Charges Dropped Against Golden Beach Cop in 2011 Fraud Case

Lynn Dean Peters was accused of bilking the city out of thousands by working off-duty overtime details while on duty.

By Brian Hamacher and Torey Van Oot
|  Wednesday, Mar 19, 2014  |  Updated 9:05 PM EDT
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Charges have been dropped against a Golden Beach police officer accused in 2011 of bilking the city of thousands and using his canine partner for an insurance fraud scheme. NBC 6's Jamie Guirola reports.

Charges have been dropped against a Golden Beach police officer accused in 2011 of bilking the city of thousands and using his canine partner for an insurance fraud scheme. NBC 6's Jamie Guirola reports.

Charges have been dropped against a Golden Beach police officer accused in 2011 of bilking the city of thousands and using his canine partner for an insurance fraud scheme.

"It's three long years and I'm very happy that things are resolved today," Officer Lyndean Peters said following a court appearance. "I'm very thankful for everything."

The investigation into Peters began in 2009 when the Miami-Dade Police Department received allegations that he had worked off-duty overtime details while on-duty. In 2011, he was charged with one count of organized scheme to defraud, one count of grand theft, one count of insurance fraud and 11 counts of official misconduct, according to the Florida Department of Law Enforcement.

In addition to the fraud allegations, Peters was accused of altering city reimbursement invoices and not compensating the city of Golden Beach for administrative costs associated with off-duty hours worked. The Fort Lauderdale resident was also charged with insurance fraud after he falsely alleged to an insurance company that his canine partner was no longer fit for duty following an automobile crash.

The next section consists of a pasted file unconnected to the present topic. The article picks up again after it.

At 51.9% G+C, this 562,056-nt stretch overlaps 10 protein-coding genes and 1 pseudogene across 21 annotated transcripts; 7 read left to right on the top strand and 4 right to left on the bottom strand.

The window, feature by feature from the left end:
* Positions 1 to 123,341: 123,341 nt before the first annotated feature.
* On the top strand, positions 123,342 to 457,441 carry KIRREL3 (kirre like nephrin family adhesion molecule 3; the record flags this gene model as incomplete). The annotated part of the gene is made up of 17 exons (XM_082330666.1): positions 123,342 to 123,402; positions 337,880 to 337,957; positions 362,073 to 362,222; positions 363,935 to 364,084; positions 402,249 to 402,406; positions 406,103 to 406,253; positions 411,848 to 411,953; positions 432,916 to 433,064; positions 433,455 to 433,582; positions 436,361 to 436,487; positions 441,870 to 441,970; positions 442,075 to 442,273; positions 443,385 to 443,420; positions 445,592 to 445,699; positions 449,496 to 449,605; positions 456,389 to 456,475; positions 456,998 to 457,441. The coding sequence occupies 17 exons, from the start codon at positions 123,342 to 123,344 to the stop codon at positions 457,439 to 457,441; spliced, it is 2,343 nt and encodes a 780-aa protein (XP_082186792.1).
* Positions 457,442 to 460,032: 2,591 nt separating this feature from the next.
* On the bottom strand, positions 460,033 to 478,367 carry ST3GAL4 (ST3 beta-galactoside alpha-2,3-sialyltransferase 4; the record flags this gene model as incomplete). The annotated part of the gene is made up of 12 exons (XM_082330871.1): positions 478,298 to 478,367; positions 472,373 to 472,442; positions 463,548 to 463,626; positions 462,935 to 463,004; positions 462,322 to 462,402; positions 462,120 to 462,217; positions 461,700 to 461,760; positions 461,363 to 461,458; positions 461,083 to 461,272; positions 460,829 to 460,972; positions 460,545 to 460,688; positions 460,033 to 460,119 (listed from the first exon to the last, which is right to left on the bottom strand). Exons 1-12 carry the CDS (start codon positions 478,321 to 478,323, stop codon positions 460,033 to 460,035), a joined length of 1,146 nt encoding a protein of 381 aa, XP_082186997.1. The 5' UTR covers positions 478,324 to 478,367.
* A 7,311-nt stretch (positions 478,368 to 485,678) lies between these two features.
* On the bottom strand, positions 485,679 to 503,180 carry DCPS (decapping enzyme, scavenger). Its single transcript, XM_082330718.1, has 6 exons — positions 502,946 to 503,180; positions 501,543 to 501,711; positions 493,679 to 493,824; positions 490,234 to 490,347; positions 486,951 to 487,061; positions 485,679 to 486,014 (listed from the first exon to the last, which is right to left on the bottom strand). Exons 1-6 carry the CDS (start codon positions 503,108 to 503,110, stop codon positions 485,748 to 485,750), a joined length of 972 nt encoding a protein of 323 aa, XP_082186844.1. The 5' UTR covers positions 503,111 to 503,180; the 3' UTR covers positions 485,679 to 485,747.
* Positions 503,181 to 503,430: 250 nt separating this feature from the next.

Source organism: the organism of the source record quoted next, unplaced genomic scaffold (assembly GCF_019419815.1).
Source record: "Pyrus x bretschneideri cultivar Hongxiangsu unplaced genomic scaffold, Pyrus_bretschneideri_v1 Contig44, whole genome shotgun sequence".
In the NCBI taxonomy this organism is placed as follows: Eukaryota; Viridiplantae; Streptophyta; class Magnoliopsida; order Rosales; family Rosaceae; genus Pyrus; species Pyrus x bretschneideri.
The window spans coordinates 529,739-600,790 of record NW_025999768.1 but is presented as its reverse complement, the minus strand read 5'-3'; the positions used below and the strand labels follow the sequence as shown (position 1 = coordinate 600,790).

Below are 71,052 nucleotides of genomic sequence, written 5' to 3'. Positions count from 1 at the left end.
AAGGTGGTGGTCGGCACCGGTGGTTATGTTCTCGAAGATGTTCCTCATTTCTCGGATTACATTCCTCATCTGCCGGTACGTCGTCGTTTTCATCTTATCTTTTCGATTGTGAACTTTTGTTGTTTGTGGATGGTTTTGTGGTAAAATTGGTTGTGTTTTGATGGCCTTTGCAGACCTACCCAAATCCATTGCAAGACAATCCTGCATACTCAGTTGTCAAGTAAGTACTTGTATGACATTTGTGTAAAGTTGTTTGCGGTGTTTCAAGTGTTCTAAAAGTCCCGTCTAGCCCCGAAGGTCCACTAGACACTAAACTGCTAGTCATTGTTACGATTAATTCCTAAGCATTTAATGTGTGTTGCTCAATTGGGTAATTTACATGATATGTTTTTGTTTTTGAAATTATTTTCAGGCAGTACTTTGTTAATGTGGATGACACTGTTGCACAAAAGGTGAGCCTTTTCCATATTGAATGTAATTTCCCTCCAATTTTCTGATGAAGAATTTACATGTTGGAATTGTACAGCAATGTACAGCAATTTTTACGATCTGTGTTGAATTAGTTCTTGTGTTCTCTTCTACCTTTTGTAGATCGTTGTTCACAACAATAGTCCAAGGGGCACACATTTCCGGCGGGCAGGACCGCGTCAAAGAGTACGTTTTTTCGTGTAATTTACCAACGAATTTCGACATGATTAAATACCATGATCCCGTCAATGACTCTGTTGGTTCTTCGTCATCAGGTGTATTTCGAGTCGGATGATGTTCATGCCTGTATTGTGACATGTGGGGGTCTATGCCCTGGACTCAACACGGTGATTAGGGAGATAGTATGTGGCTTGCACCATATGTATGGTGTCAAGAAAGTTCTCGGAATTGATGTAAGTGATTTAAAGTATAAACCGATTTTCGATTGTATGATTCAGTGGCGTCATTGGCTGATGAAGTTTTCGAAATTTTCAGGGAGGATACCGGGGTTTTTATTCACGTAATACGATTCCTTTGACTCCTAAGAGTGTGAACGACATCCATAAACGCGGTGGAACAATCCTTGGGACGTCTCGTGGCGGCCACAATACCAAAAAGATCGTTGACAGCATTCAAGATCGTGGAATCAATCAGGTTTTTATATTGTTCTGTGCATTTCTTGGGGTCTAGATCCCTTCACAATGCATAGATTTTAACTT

All 12 felony counts filed against Peters were dropped Wednesday. A prosecutor told the court the decision was based on information obtained in depositions and the latest assessment of the case. In a report issued by FDLE, investigators outlined challenges they faced in prosecuting the serious charges and said they let the case go because the rules surrounding Peters' case were confusing.

Peters said he is relieved to be done with what he described as a "very long process."

"It just took a really long time," he said. "I don't know why."

Peters has since gone on retirement from the department and been given a disability pension. His attorney said while those payments will prevent him from returning to the force, the closure will allow him to seek out new career options and move on with his life.

"It's just great for him to have this off his chest," attorney Don Oswald said. "It's been a very unfortunate event for three years of his life that caused a lot of unnecessary and unjust anxiety."

Two other officers accused of a similar double-dipping scheme are expected to appear in court on Thursday.

Ed. note: This article has been updated to accurately reflect the circumstances involving the canine.

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